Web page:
1867–68 Sheffield Wednesday F.C. season

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The 1867–68 Season was Sheffield Wednesday F.C.'s first season after being formed on 5 September 1867. For this first season of their existence "The Wednesday" as they were called played their home matches on an open field known as "high field" in the present Highfields area of Sheffield. The actual location of the ground was on Upper Colver Road which no longer exists but was situated on the present day site of the Highfields Library which stands near the junction of London Road and Abbeydale Road.


The club was initially a cricket team named The Wednesday Cricket Club after the day of the week on which they played their matches. The footballing side of the club was established to keep the team together and fit during the winter months. SWFC was born on the evening of Wednesday 4 September 1867 at a meeting at the Adelphi Hotel in Sheffield. The formation was announced two days later with the following statement in the Sheffield Independent newspaper:

SHEFFIELD WEDNESDAY CRICKET CLUB AND FOOTBALL CLUB. – At a general meeting held on Wednesday last, at the Adelphi Hotel, it was decided to form a football club in connection with the above influential cricket club, with the object of keeping together during the winter season the members of this cricket club. From the great unanimity which prevailed as to the desirability of forming the club, there is every reason to expect that it will take first rank. The office bearers were elected as follows: – President, Mr. B. Chatterton; vice-president and treasurer, Mr. F. S. Chambers; hon. Secretary, Mr. Jno. Marsh; assistant, Mr. Castleton. Committee: Messrs Jno. Rodgers, Jno. White, C. Stokes, and H. Bocking. About sixty were enrolled without any canvas, some of them being the best players of the town.[1]

Even at this first meeting it became apparent that football would soon come to eclipse the cricketing side of the club. The formation of the football club came within a decade of the first football club in the world, Sheffield F.C., being formed. Hallam F.C. was set up shortly afterwards and by 1867 Association football was becoming very popular. The Wednesday played their first football match in October 1867 against the Mechanics Club at Norfolk Park, a game which they won by three goals and four rouges to nil.[2]

Cromwell Cup victory[edit]

Wednesday entered their first significant tournament in early 1868 when they took part in the Cromwell Cup, a knock out competition for four clubs. All the clubs invited to take part by Oliver Cromwell, stage-manager of the Theatre Royal in Sheffield, had been formed for less than two years. Wednesday defeated Exchange 4–0 at the Mackenzie Ground on 1 February in their first match to qualify for the final. A week later Garrick beat Wellington by a "rouge" to nil at Norfolk Park to set up a Wednesday v Garrick final on 15 February 1868 at Bramall Lane.[3]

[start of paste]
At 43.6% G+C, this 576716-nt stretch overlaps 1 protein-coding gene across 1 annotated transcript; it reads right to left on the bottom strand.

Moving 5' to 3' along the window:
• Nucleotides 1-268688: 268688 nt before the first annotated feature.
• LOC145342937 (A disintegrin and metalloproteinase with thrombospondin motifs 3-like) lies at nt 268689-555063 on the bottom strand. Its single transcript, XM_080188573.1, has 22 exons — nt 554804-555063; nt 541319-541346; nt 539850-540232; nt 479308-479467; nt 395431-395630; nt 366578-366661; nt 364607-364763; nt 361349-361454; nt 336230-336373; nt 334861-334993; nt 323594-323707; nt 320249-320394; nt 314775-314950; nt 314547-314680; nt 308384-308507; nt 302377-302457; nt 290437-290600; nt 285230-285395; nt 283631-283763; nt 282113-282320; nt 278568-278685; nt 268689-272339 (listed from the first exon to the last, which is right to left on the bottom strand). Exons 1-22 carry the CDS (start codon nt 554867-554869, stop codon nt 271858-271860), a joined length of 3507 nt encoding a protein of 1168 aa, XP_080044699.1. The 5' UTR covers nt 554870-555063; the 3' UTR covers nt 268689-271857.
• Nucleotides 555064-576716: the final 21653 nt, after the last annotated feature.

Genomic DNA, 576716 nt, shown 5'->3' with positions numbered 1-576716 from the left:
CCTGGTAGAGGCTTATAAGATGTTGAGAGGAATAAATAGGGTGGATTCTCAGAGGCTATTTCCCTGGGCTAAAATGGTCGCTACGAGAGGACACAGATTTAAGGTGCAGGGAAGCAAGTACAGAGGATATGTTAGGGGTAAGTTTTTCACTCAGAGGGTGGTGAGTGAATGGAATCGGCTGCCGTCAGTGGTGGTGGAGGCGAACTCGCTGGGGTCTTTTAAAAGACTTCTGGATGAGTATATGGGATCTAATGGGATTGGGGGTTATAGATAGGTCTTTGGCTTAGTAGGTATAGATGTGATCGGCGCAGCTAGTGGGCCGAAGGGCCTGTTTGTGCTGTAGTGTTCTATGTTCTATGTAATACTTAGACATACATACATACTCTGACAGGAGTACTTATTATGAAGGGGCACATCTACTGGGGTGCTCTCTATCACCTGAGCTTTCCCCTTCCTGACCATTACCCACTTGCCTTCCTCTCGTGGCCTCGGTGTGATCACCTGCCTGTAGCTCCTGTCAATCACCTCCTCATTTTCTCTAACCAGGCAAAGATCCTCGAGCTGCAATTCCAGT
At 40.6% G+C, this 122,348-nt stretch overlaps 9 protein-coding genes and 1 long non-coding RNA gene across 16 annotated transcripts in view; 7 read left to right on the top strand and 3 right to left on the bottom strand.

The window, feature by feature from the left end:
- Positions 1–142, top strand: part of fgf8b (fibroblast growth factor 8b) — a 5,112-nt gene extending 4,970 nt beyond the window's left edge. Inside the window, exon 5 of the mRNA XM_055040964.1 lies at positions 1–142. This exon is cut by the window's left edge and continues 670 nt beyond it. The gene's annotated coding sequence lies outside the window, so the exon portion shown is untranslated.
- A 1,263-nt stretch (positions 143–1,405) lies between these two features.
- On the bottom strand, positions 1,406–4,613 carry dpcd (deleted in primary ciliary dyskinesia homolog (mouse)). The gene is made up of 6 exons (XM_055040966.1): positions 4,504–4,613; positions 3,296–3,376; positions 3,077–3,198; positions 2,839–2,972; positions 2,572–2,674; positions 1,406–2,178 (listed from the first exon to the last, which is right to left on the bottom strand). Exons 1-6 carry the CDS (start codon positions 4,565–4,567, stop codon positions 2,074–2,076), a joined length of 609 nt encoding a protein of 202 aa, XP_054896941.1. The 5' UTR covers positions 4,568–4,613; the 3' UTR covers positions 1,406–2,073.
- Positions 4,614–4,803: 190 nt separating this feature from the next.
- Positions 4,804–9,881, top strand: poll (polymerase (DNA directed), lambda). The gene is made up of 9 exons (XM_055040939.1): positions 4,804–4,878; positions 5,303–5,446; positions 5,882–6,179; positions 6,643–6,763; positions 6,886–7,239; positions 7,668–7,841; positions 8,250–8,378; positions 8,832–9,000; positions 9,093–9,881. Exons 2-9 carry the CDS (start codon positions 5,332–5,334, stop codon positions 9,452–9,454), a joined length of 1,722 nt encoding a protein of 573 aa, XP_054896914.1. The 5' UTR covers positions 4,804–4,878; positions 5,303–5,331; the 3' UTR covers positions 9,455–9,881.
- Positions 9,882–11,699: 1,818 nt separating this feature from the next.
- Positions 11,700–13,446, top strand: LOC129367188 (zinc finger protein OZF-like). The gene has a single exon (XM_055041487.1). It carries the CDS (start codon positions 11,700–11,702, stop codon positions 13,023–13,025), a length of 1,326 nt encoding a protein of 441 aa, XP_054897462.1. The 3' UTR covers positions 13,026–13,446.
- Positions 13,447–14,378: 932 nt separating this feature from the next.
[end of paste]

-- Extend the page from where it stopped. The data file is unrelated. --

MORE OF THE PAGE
The Cromwell Cup final was the first match that Wednesday played in that an admittance fee was charged. A crowd of around 600 assembled at Bramall Lane for the final with Garrick winning the toss and electing to play with a strong wind at their back. Garrick had the better of the play in the first half and hit the post after ten minutes, however it was goal-less at half time. The second half was more evenly contested with Garrick having some dangerous attacking moments but Wednesday skipper John Marsh along with Denton and Whelan played well in defence to keep the score at 0–0 at full-time. Jenkinson, Broomhead and Alf Wood also had good games for Wednesday. It was decided to keep playing extra time until one of the teams scored. After ten minutes of extra time Wednesday scored when Whelan passed to Wood who played the ball into the goal mouth which resulted in a general melee. A Garrick defender hit the ball high into the air and when it dropped it hit somebody on the shoulder and went into the goal.

Wednesday skipper John Marsh was carried from the pitch by jubilant supporters although it was not until 16 March that he was presented with the cup by Oliver Cromwell at the Theatre Royal on the occasion of his benefit night. After the presentation of the cup the Wednesday players adjourned to the nearby Adelphi Hotel, where landlord Harry Sampson kept his promise and filled the cup with champagne.[4]


  Win   Draw   Loss


Cromwell Cup[edit]


  1. ^ "In the Beginning". FL Interactive Limited. Archived from the original on 8 August 2007. Retrieved 15 August 2006. 
  2. ^ Farnsworth, Keith (1995). Sheffield Football A History:Volume 1 1857–1861. Hallamshire Press. ISBN 1-874718-13-X. 
  3. ^ Sparling, Richard A. (1926). The Romance of the Wednesday, 1867-1926. pp. 25–27. ISBN 978-1-874287-17-9. 
  4. ^ "Wednesday!", Keith Farnsworth, ISBN 978-0-900660-88-7 Pages 11–15 Gives details of season and Cromwell Cup.